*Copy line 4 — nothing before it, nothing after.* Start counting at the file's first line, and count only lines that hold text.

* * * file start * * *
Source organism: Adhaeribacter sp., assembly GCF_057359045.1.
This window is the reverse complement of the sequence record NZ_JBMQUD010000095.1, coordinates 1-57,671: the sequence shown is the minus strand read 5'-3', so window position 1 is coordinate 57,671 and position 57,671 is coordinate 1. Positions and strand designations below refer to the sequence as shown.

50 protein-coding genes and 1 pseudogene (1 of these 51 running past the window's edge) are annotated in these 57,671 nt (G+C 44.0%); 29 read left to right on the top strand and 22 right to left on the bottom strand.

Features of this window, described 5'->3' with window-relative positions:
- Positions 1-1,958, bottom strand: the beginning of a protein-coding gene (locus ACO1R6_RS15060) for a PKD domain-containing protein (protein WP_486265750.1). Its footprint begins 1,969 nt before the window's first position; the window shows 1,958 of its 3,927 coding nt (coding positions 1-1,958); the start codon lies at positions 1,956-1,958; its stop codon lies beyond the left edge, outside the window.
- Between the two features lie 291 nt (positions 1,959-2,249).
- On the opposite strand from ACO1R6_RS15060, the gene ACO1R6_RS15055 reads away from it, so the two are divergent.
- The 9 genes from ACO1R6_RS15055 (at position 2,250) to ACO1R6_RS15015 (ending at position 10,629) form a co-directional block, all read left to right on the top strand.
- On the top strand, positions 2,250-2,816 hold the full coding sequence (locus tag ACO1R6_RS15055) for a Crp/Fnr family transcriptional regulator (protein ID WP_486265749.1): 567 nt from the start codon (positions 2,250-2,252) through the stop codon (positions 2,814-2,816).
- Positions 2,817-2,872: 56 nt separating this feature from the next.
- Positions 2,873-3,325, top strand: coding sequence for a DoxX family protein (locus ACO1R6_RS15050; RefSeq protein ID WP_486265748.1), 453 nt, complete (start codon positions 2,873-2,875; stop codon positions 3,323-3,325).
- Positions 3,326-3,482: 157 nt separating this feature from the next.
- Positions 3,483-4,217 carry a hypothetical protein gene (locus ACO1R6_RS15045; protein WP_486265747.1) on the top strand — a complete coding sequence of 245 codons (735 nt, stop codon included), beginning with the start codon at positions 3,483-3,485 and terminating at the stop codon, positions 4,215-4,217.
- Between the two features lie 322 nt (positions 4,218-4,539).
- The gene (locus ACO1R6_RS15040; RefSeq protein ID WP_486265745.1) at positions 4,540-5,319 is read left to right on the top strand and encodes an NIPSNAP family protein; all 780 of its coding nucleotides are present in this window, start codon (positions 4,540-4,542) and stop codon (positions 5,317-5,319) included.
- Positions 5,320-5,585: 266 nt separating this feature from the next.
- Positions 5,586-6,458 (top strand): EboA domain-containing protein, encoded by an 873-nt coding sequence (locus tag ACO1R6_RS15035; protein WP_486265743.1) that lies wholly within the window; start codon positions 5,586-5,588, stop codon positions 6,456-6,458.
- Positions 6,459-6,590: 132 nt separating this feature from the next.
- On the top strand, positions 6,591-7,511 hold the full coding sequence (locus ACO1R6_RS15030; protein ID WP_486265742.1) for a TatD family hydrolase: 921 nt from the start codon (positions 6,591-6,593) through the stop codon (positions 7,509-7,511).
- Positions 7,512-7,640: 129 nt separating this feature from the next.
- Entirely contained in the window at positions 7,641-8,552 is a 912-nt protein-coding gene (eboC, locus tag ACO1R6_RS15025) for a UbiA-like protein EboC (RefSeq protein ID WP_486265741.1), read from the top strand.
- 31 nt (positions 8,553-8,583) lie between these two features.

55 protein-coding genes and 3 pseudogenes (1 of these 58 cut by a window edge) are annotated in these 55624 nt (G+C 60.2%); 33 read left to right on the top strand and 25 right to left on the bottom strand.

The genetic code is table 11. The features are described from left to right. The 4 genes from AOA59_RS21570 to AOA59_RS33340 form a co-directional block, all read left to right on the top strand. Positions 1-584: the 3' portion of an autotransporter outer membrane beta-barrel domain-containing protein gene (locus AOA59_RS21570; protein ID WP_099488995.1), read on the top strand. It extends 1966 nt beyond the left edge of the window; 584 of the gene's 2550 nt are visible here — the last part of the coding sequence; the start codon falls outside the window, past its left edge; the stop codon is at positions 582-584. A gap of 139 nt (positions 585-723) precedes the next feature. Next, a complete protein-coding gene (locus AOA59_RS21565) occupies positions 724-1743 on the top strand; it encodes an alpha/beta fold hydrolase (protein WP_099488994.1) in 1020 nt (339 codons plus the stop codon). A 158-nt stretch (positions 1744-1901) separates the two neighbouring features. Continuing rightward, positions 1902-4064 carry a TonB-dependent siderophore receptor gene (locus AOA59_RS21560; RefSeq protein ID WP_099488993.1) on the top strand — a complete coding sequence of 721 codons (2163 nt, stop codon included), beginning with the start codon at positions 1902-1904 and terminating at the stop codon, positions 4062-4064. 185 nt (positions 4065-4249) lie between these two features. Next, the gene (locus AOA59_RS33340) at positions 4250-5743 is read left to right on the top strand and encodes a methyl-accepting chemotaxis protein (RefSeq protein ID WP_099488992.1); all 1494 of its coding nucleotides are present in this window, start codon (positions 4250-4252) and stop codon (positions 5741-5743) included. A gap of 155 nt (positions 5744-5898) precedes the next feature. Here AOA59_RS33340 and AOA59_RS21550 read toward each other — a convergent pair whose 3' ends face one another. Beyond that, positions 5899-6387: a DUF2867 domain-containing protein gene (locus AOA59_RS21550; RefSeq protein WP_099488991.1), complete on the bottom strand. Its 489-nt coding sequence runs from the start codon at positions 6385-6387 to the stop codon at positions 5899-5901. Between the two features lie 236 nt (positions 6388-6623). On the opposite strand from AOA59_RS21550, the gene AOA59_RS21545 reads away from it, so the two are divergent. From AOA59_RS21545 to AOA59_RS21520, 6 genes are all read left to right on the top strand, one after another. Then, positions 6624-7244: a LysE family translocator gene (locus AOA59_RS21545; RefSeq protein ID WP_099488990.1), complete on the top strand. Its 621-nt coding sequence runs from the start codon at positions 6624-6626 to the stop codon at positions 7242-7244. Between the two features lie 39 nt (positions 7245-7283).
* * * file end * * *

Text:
Features of this window, described 5'->3' with window-relative positions: